The Jewish coming-of-age ceremony known as "confirmation" is no longer called by that name in Britain, but is still popular in the USA. It began in the early 19th century in German Jewish day schools, which were the forerunner of what was to become the German Jewish Reform movement.
At an early date (Berlin 1817) girls were confirmed in synagogue. The ceremony, however, was not confined to Reform communities but spread by 1850 to mainstream Orthodox Synagogues, including those in Manchester and Birmingham. The Manchester links are particularly interesting, and will form an important part of the original sources we shall look at in the seminar.


Thursday 25 February 2010 from 4.00-5.30pm, Room A112
Dr. Michael Berkowitz , London
Kodachrome and the Jewish Question:  Music, Science, and Showbiz, 1918-2008

In 2008, the Eastman Kodak Company, in Rochester, New York, announced the discontinuation of Kodachrome--one of the most popular consumer products of all-time.  In numerous reports on Kodachrome's demise, there was scant notice of a Jewish dimension to the story.  In contrast to the history of photography, which pays almost no notice of the ethnic-religious background of its principals, this lecture explores the significance of Jews in science of photography.  Leopold Godowsky, Jr (1902-1083), and Leopold Mannes (1899-1964)--both of whom were distinguished musicians in their own right, as well as the sons of illustrious, pioneering musicians--became progenitors of modern colour photography.  Their greatest impact was on the expansion of high-quality amateur photography through the creation of Kodachrome film and other technologies that substantially improved the sights and sounds of print and motion-picture film.  Although they reaped huge fortunes for these efforts, their roles have not been reflected in the historiography of the arts, photography or music--or modern Jewish history.   Mannes and Godowsky also aspired to capture for posterity a totality of human experience through sight and sound that in many respects foreshadowed developments of succeeding decades.  The combined influences of music and their lives as ethnic Jews--which included an ever-present focus on "show business"--played an immense and complex role in their scientific practice.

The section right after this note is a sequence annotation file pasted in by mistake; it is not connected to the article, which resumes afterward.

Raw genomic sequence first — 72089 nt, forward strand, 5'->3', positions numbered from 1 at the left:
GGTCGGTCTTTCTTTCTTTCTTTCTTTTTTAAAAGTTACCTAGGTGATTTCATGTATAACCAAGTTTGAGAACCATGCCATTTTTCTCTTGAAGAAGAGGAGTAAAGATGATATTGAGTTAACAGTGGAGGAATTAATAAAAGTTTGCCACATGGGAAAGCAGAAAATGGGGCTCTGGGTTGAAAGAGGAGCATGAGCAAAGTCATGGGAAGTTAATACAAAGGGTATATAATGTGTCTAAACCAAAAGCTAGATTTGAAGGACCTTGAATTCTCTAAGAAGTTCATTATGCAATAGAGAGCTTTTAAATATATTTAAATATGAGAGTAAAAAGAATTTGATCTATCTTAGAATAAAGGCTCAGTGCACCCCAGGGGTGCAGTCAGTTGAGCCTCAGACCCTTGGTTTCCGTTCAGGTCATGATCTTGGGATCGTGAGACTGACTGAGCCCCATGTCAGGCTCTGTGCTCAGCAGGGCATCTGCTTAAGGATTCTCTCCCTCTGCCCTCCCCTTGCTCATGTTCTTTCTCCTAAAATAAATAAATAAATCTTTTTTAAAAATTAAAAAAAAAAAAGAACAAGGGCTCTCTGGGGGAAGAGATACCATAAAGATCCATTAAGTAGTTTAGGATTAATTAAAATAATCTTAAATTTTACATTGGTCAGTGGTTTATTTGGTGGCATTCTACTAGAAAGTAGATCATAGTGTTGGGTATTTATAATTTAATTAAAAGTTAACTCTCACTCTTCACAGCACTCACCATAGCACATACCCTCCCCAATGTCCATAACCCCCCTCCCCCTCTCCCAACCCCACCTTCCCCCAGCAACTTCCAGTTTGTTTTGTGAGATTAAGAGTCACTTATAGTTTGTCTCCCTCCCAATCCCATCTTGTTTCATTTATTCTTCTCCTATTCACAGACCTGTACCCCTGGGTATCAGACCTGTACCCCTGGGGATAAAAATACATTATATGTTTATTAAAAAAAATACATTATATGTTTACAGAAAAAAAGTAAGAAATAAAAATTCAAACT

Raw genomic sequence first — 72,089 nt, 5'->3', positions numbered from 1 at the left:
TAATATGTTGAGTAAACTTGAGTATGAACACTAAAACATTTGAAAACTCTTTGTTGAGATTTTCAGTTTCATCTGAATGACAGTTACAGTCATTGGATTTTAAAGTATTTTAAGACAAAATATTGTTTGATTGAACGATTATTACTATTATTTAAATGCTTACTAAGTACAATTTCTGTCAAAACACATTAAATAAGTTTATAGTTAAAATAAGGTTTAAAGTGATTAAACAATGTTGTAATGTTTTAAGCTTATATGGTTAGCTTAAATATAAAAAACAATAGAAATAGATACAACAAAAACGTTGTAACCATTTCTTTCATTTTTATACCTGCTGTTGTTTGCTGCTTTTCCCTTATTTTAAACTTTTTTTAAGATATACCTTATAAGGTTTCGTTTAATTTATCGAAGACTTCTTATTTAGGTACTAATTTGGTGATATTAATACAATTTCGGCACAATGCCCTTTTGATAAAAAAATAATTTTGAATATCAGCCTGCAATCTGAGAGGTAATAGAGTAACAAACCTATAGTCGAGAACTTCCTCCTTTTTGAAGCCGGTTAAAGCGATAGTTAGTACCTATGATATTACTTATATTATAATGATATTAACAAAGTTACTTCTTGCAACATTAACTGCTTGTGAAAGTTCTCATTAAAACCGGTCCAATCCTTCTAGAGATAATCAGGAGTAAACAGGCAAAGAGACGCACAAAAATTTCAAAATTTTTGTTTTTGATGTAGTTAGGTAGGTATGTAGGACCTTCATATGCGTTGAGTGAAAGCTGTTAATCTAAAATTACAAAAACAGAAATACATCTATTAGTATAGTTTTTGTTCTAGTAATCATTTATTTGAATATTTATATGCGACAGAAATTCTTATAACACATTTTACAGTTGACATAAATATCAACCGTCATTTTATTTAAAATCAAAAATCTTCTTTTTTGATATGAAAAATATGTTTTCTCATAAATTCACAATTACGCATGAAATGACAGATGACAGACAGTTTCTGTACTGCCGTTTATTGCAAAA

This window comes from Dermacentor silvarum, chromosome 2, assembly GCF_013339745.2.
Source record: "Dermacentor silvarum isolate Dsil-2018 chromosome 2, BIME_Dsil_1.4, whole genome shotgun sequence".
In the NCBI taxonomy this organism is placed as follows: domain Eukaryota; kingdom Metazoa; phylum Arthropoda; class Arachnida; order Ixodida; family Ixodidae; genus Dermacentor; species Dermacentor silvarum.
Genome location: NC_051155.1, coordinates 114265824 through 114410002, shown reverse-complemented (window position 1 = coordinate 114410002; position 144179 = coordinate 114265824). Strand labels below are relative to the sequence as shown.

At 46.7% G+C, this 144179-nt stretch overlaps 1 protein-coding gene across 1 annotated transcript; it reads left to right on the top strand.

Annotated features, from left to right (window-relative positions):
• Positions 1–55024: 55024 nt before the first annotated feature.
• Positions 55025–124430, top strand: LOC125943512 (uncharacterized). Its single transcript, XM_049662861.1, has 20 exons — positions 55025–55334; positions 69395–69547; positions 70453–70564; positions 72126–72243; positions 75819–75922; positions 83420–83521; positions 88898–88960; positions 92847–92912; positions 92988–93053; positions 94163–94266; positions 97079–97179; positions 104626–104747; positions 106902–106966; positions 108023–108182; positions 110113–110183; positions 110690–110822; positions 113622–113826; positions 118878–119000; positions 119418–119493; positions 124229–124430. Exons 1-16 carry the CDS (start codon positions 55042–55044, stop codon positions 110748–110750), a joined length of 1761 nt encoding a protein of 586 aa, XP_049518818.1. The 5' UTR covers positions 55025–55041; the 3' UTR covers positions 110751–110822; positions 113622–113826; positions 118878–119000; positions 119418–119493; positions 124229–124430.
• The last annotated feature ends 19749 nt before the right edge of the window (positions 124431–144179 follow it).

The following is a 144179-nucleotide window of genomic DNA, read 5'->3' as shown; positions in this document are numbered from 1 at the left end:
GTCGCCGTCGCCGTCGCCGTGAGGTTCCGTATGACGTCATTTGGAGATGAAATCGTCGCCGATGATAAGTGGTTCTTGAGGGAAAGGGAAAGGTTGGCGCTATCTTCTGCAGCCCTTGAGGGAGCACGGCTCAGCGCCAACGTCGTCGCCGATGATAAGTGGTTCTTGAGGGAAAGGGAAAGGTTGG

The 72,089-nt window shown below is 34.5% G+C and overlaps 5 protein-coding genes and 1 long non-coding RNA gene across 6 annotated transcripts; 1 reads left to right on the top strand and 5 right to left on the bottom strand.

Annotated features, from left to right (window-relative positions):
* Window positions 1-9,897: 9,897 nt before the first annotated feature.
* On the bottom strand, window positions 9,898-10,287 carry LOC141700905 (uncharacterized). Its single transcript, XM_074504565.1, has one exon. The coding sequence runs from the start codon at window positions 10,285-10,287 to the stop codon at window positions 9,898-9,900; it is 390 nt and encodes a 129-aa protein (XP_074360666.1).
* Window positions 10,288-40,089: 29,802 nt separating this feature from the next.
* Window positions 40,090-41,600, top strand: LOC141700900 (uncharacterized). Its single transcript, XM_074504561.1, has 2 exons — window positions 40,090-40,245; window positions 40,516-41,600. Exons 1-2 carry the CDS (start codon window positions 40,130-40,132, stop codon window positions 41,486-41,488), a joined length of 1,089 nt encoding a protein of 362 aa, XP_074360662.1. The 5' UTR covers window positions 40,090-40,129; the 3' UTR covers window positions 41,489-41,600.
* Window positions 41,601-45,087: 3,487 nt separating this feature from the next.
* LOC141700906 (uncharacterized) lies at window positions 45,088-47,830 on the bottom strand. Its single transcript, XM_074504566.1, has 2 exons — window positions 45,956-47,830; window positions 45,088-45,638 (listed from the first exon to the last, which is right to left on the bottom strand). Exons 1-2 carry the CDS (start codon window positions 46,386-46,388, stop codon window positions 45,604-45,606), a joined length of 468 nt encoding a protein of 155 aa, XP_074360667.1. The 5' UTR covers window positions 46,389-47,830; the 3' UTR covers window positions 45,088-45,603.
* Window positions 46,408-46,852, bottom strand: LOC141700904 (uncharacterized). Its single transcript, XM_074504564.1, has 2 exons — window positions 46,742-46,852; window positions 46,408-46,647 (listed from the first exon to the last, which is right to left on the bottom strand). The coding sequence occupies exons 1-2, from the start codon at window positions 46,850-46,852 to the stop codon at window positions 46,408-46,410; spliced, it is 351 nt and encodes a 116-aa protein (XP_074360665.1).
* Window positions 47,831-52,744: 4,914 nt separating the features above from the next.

Thursday 4 March 2010 from 4.00-5.30pm, Room A112
Prof. Martin Goodman, Oxford 
"Toleration of Variety within Judaism: Some Case Studies"

To what extent have religious Jews over the centuries been prepared to tolerate within their communities theology and practices which they believe to be in error? The paper will look briefly at a number of cases of such toleration, examining the differences between cases as well as the similarities, and will look in greater detail at the cohabitation of Pharisees and Sadducees in the Jerusalem Temple before 70 CE.


Thursday 6 May 2010 from 4.00-5.30pm, Room A112
Dr. Ed Kessler, Cambridge
"Jewish-Muslim Dialogue in the Light of Jewish-Christian Relations "

Interfaith dialogue, as we understand it today, has been taking place between Christians and Jews for nearly a century, but Jewish-Muslim dialogue is a more recent phenomenon. This talk begins with what Jews and Muslims have in common such as the challenge of being a minority community. Yet relations are overshadowed by the failure to address the impact of the Middle East conflict. For most Jews, the creation of the State of Israel is an ancient promise fulfilled - the ingathering of exiles, guaranteeing physical and spiritual security. Yet, many Muslims term the same events "The Disaster," a time when an Islamic society was uprooted and became a minority in a land that was once dar al-Islam. In Jewish-Muslim dialogue it is essential to be prepared for conflicting views.


Thursday 20 May 2010 from 4.00-5.30pm, Room A214
Eva-Maria Ziege, currently a visiting fellow of the Woolf Institute at Cambridge
'Arendt, Adorno, and the Study of Anti-Semitism'

Today, Hannah Arendt and Theodor W. Adorno are perceived as two of the most prominent public intellectuals who linked their reflections on the genocide of the Jews and antisemitism in the twentieth century to political and social theory in general. These reflections were also shaped by the way in which they positioned themselves, explicitly or by default, in the field of Jewish politics between Zionism, assimilationism, and cultural pluralism. While Adorno’s theory of antisemitism was firmly grounded in a Freudian-Marxist understanding of society, Arendt rejected the Hegelian philosophy of history as much as the „nonsense“ of Freud’s ideas. The similarities and distinctions between their approaches are thrown all the more sharply into relief when their positions are compared to other contemporary theories of antisemitism.